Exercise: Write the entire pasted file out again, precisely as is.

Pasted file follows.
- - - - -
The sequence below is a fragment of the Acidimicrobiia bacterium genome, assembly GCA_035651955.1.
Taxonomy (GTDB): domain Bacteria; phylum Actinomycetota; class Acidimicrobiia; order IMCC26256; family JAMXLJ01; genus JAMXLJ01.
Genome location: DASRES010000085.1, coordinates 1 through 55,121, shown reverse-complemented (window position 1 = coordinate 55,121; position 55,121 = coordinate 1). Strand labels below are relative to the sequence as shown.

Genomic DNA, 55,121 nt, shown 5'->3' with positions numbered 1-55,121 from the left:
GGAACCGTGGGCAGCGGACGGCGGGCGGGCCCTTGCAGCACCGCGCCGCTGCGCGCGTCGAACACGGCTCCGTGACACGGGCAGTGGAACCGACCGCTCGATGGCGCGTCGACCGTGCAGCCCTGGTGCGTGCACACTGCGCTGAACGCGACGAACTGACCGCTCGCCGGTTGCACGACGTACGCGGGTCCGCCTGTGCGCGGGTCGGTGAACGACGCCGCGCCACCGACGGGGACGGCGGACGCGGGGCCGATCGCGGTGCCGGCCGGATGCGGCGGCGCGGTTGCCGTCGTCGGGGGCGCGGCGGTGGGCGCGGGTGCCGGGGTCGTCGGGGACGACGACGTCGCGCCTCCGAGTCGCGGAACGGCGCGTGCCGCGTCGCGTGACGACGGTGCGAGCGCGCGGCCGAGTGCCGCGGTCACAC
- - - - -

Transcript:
The sequence below is a fragment of the Acidimicrobiia bacterium genome, assembly GCA_035651955.1.
Taxonomy (GTDB): domain Bacteria; phylum Actinomycetota; class Acidimicrobiia; order IMCC26256; family JAMXLJ01; genus JAMXLJ01.
Genome location: DASRES010000085.1, coordinates 1 through 55,121, shown reverse-complemented (window position 1 = coordinate 55,121; position 55,121 = coordinate 1). Strand labels below are relative to the sequence as shown.

Genomic DNA, 55,121 nt, shown 5'->3' with positions numbered 1-55,121 from the left:
GGAACCGTGGGCAGCGGACGGCGGGCGGGCCCTTGCAGCACCGCGCCGCTGCGCGCGTCGAACACGGCTCCGTGACACGGGCAGTGGAACCGACCGCTCGATGGCGCGTCGACCGTGCAGCCCTGGTGCGTGCACACTGCGCTGAACGCGACGAACTGACCGCTCGCCGGTTGCACGACGTACGCGGGTCCGCCTGTGCGCGGGTCGGTGAACGACGCCGCGCCACCGACGGGGACGGCGGACGCGGGGCCGATCGCGGTGCCGGCCGGATGCGGCGGCGCGGTTGCCGTCGTCGGGGGCGCGGCGGTGGGCGCGGGTGCCGGGGTCGTCGGGGACGACGACGTCGCGCCTCCGAGTCGCGGAACGGCGCGTGCCGCGTCGCGTGACGACGGTGCGAGCGCGCGGCCGAGTGCCGCGGTCACAC